It’s as though Jesus is saying, ‘Martha, Mary’s not coming to help you. She’s with me—where she needs to be. Where she belongs. How about you come and join us? Come Martha and sit at my feet, too. I know you, and what you need right now is me. You need the rest and refreshing that only sitting in my presence can bring. Dinner can wait. Only one thing is needed right now. Join us Martha.’ And I think Martha accepted Jesus’ invitation and came and sat at his feet with Mary.

But wait a minute! Who cooked the dinner? There was no such thing as 0800 Pizza Hut. And who cleaned up? The fairies? Someone still had to take responsibility and feed everyone! It’s all very well and good and lovely sitting at the feet of Jesus—a nice life for some—but there’s work to be done!
So, who did it?

Roots and fruits

That’s what makes this story so shocking and so important. We resist the invitation on Martha’s behalf! We demand to know who did the work because our natural human tendency is not biased toward simply being with God. Instead it’s strongly weighted toward doing for God—as though he somehow needs our help! We need to remember that he doesn’t need our help with anything at all. He chooses to involve us in his mission, but what he wants most is for us to know and accept his unconditional love for us. The yoke of our doing for God is always easy and our burdens light when we spend time with God, learning from him the unforced rhythms of grace. Henri Nouwen so wisely said: ‘The farther the outward journey takes you, the deeper the inward journey must be. Only when your roots are deep can your fruits be abundant.’

We’re Salvationists. Christian activists. Many of us choose to serve God through and in the Army because we love the mission and want to stand against injustice and see the world changed! But that’s the point, there will always be more work to be done—good work, kingdom work. Jesus knew and knows this. There will always be need and things placing demands on us, and even when we’re thriving in ministry, what is it that we still need most? The same thing we’ve needed since the beginning of time when Adam and Eve walked and talked with God of an evening in the garden of Eden—rest.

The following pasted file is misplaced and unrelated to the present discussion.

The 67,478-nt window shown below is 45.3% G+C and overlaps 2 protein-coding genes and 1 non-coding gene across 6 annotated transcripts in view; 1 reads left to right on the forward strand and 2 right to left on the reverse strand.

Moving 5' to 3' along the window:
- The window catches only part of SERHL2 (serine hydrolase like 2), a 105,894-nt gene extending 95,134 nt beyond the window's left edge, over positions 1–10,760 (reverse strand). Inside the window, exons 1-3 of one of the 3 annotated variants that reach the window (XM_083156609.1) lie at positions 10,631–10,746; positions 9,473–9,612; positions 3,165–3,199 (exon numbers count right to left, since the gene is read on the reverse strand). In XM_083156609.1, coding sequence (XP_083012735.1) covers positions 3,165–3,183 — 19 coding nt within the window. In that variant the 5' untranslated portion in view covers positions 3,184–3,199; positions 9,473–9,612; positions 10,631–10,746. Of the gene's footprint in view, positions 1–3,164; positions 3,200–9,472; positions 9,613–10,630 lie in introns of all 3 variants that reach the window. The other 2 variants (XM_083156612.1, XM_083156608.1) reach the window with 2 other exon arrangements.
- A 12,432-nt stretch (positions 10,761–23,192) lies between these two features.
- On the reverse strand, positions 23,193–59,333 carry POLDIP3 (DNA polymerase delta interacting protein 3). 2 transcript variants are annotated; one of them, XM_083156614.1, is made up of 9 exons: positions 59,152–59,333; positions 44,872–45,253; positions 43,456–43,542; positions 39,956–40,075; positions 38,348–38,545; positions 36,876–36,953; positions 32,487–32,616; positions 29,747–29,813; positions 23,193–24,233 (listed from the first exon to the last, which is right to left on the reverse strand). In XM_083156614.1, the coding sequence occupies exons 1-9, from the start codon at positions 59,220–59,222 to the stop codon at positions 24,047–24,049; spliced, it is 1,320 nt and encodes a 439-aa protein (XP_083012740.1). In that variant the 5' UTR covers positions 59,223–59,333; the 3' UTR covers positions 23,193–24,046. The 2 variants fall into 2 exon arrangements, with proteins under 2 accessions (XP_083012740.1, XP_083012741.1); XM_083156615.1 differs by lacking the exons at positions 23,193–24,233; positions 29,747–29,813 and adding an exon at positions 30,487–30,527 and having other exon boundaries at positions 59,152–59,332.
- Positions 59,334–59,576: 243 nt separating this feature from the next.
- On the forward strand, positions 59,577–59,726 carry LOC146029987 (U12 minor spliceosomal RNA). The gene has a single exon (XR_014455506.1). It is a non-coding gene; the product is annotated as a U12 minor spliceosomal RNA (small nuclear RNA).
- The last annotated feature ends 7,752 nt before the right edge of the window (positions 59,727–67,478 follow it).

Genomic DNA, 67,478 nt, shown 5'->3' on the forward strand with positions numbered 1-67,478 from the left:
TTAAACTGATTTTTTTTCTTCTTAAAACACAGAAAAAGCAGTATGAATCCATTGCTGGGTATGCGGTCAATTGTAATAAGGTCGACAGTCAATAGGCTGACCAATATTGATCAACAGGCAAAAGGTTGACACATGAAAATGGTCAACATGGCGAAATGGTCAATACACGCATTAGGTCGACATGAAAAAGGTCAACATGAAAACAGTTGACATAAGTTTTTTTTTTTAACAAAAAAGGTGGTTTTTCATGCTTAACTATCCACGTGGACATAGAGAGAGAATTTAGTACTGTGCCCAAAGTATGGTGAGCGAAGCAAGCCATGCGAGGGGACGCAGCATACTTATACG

I love that the story ends with Jesus’ invitation to Martha and leaves out what happened next. Did Jesus feed the household as he did the 5000? Who knows—that’s not the point of the story, nor is it the end of Martha’s story. We encounter her again when her brother Lazarus has been in the tomb for three days (John 11:17). This time when Jesus arrives, Martha is the one who runs out to him and announces that he could have saved her brother had he been there, and that even now God would give Jesus whatever he asks. It’s Martha—not Mary—who declares this. Martha’s faith in Jesus is strong and certain. Martha knows who Jesus is and what he can do, because somewhere along the way ‘distracted Martha’ became ‘attentive Martha’. A shift took place within. Martha knows more than just who Jesus is, Martha knows Jesus because she has sat at his feet and rested in him.

Come let us adore him

The invitation that Jesus extended to Martha is also extended to each one of us. Christmas is upon us, don’t miss the Christ at the centre of it. The temptation to get busy and become distracted by all the preparations that need to be made is real. But God is calling to us, ‘Beloved Child, only one thing is needed. Choose what is best. Stop. Come and adore him’.